This change, made with a view to restoring the original use of the liturgy, which provided for the chant or recitation of the entire Psalter each week, and the accompanying changes in the rubrics concerning the precedence between saints' days and the Sunday and ferial offices was meant to remedy the situation whereby the multiplication of saints' days had made celebration of Sundays and ferias, and consequently of certain psalms, very rare.

With the reform, the Psalter was once again recited integrally each week without suppressing the feasts of saints; the proper liturgy of Sundays and weekdays was restored; the readings of Holy Scripture proper to the seasons of the year were privileged.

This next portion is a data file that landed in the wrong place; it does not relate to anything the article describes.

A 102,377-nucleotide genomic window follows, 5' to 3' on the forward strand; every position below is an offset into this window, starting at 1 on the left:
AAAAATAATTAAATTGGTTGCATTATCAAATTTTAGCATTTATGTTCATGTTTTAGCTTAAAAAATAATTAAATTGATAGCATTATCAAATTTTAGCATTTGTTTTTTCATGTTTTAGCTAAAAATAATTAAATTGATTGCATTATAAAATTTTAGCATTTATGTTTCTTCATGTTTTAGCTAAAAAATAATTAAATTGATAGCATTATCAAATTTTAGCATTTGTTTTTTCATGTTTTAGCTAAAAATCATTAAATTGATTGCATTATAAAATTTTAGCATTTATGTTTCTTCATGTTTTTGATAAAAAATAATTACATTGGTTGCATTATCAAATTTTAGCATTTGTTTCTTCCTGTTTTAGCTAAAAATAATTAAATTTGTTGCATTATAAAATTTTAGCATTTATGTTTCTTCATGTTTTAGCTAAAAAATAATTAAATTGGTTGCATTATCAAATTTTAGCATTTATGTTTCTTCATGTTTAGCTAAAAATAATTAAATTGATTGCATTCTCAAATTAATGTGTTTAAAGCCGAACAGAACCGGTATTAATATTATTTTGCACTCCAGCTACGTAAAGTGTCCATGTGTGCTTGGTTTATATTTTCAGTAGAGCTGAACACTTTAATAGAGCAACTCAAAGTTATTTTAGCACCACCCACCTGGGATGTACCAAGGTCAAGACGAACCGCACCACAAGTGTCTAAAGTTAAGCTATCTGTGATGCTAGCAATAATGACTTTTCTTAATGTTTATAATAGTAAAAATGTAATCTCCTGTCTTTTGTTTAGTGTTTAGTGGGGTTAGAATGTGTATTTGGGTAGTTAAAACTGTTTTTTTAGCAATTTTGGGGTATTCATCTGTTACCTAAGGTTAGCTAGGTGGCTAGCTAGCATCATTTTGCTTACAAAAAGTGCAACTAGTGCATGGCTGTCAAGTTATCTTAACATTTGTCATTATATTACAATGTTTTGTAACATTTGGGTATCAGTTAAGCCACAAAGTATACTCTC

Each day, therefore, had its own psalms, as arranged in the new Psalter, except certain feast days, about 125 in number, viz., all those of Christ and their octaves, the Sundays within the octaves of the Nativity, Epiphany, Ascension, Corpus Christi, the vigil of the Epiphany, and the day after the octave of the Ascension, when the office is of these days; the Vigil of the Nativity from Lauds to None and the Vigil of Pentecost; all the feasts of the Blessed Virgin, of the Angels, St John the Baptist, St Joseph and the Apostles, as well as doubles of the first and second class and their entire octaves. The office for the last three days of Holy Week remained unchanged, except that the psalms for Lauds were from the corresponding days of the week in the Psalter, and for Compline those of Sunday. For all other feasts and for ferias in Eastertide the psalms were those of the new Psalter, while the rest of the office was from the Proper or Common. When a feast has special antiphons for any of the major hours, it retained them with its own psalms. Except for certain feasts, the lessons of the first nocturn were to be the current lessons from Scripture, though the responsories were to be taken from the Common or Proper. Any feast that had its own proper lessons retained them; for feasts with their own responsories, those with the common lessons were to be read.